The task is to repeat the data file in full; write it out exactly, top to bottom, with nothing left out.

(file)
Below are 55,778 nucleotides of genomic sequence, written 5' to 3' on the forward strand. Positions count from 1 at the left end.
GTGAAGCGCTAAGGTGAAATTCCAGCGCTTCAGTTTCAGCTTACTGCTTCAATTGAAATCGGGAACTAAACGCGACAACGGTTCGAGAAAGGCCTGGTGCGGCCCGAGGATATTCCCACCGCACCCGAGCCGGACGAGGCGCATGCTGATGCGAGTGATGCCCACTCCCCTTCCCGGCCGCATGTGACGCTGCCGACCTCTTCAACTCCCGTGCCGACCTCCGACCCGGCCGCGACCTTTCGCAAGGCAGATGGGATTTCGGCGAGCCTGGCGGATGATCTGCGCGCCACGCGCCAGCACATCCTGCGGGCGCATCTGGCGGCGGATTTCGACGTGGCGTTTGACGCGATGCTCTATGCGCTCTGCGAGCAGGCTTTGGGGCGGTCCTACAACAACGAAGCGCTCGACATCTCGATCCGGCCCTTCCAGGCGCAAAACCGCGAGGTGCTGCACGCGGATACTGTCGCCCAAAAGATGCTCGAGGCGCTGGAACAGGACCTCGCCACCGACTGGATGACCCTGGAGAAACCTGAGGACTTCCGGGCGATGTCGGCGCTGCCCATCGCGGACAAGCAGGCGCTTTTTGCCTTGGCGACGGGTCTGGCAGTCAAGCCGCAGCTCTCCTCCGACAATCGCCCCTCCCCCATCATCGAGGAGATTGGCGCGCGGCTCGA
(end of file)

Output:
Below are 55,778 nucleotides of genomic sequence, written 5' to 3' on the forward strand. Positions count from 1 at the left end.
GTGAAGCGCTAAGGTGAAATTCCAGCGCTTCAGTTTCAGCTTACTGCTTCAATTGAAATCGGGAACTAAACGCGACAACGGTTCGAGAAAGGCCTGGTGCGGCCCGAGGATATTCCCACCGCACCCGAGCCGGACGAGGCGCATGCTGATGCGAGTGATGCCCACTCCCCTTCCCGGCCGCATGTGACGCTGCCGACCTCTTCAACTCCCGTGCCGACCTCCGACCCGGCCGCGACCTTTCGCAAGGCAGATGGGATTTCGGCGAGCCTGGCGGATGATCTGCGCGCCACGCGCCAGCACATCCTGCGGGCGCATCTGGCGGCGGATTTCGACGTGGCGTTTGACGCGATGCTCTATGCGCTCTGCGAGCAGGCTTTGGGGCGGTCCTACAACAACGAAGCGCTCGACATCTCGATCCGGCCCTTCCAGGCGCAAAACCGCGAGGTGCTGCACGCGGATACTGTCGCCCAAAAGATGCTCGAGGCGCTGGAACAGGACCTCGCCACCGACTGGATGACCCTGGAGAAACCTGAGGACTTCCGGGCGATGTCGGCGCTGCCCATCGCGGACAAGCAGGCGCTTTTTGCCTTGGCGACGGGTCTGGCAGTCAAGCCGCAGCTCTCCTCCGACAATCGCCCCTCCCCCATCATCGAGGAGATTGGCGCGCGGCTCGA